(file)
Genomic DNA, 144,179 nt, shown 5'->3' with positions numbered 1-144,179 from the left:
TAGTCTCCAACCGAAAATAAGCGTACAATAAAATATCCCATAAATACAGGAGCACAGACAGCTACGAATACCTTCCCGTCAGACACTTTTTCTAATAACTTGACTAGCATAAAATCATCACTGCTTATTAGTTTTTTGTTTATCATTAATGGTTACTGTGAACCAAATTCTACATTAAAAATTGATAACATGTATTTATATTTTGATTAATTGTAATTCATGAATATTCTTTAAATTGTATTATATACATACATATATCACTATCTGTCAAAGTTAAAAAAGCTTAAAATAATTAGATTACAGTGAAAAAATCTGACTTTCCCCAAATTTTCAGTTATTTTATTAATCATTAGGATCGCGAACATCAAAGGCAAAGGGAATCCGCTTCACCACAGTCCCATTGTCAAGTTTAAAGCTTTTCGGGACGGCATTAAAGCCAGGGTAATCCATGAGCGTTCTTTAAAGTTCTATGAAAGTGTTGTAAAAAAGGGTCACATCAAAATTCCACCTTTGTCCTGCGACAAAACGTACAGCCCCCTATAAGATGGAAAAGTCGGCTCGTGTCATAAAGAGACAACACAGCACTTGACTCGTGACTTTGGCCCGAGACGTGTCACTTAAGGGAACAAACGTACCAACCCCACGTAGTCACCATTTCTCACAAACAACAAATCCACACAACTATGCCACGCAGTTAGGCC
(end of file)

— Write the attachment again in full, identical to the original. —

Genomic DNA, 144,179 nt, shown 5'->3' with positions numbered 1-144,179 from the left:
TAGTCTCCAACCGAAAATAAGCGTACAATAAAATATCCCATAAATACAGGAGCACAGACAGCTACGAATACCTTCCCGTCAGACACTTTTTCTAATAACTTGACTAGCATAAAATCATCACTGCTTATTAGTTTTTTGTTTATCATTAATGGTTACTGTGAACCAAATTCTACATTAAAAATTGATAACATGTATTTATATTTTGATTAATTGTAATTCATGAATATTCTTTAAATTGTATTATATACATACATATATCACTATCTGTCAAAGTTAAAAAAGCTTAAAATAATTAGATTACAGTGAAAAAATCTGACTTTCCCCAAATTTTCAGTTATTTTATTAATCATTAGGATCGCGAACATCAAAGGCAAAGGGAATCCGCTTCACCACAGTCCCATTGTCAAGTTTAAAGCTTTTCGGGACGGCATTAAAGCCAGGGTAATCCATGAGCGTTCTTTAAAGTTCTATGAAAGTGTTGTAAAAAAGGGTCACATCAAAATTCCACCTTTGTCCTGCGACAAAACGTACAGCCCCCTATAAGATGGAAAAGTCGGCTCGTGTCATAAAGAGACAACACAGCACTTGACTCGTGACTTTGGCCCGAGACGTGTCACTTAAGGGAACAAACGTACCAACCCCACGTAGTCACCATTTCTCACAAACAACAAATCCACACAACTATGCCACGCAGTTAGGCC